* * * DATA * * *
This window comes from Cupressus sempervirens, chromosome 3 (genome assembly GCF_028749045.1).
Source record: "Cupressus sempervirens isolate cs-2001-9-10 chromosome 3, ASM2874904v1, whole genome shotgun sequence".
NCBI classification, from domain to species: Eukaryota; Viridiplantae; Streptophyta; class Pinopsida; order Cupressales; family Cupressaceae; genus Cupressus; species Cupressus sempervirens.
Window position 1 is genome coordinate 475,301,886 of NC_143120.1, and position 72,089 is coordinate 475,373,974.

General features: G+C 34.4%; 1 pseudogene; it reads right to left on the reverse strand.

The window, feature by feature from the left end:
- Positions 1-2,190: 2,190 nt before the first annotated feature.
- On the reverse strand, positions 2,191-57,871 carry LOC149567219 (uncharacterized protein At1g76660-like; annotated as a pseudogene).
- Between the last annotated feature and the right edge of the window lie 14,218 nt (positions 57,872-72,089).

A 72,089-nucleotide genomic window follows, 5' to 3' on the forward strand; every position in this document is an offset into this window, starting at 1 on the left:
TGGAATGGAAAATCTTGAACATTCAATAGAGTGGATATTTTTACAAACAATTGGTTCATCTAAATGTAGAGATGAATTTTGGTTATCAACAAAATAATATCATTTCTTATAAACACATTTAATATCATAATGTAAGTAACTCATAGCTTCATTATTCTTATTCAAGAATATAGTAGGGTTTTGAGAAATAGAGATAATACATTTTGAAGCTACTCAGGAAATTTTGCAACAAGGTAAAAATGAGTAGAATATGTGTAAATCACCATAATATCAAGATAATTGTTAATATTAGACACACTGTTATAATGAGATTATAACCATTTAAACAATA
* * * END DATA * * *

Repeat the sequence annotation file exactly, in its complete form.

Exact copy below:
This window comes from Cupressus sempervirens, chromosome 3 (genome assembly GCF_028749045.1).
Source record: "Cupressus sempervirens isolate cs-2001-9-10 chromosome 3, ASM2874904v1, whole genome shotgun sequence".
NCBI classification, from domain to species: Eukaryota; Viridiplantae; Streptophyta; class Pinopsida; order Cupressales; family Cupressaceae; genus Cupressus; species Cupressus sempervirens.
Window position 1 is genome coordinate 475,301,886 of NC_143120.1, and position 72,089 is coordinate 475,373,974.

General features: G+C 34.4%; 1 pseudogene; it reads right to left on the reverse strand.

The window, feature by feature from the left end:
- Positions 1-2,190: 2,190 nt before the first annotated feature.
- On the reverse strand, positions 2,191-57,871 carry LOC149567219 (uncharacterized protein At1g76660-like; annotated as a pseudogene).
- Between the last annotated feature and the right edge of the window lie 14,218 nt (positions 57,872-72,089).

A 72,089-nucleotide genomic window follows, 5' to 3' on the forward strand; every position in this document is an offset into this window, starting at 1 on the left:
TGGAATGGAAAATCTTGAACATTCAATAGAGTGGATATTTTTACAAACAATTGGTTCATCTAAATGTAGAGATGAATTTTGGTTATCAACAAAATAATATCATTTCTTATAAACACATTTAATATCATAATGTAAGTAACTCATAGCTTCATTATTCTTATTCAAGAATATAGTAGGGTTTTGAGAAATAGAGATAATACATTTTGAAGCTACTCAGGAAATTTTGCAACAAGGTAAAAATGAGTAGAATATGTGTAAATCACCATAATATCAAGATAATTGTTAATATTAGACACACTGTTATAATGAGATTATAACCATTTAAACAATA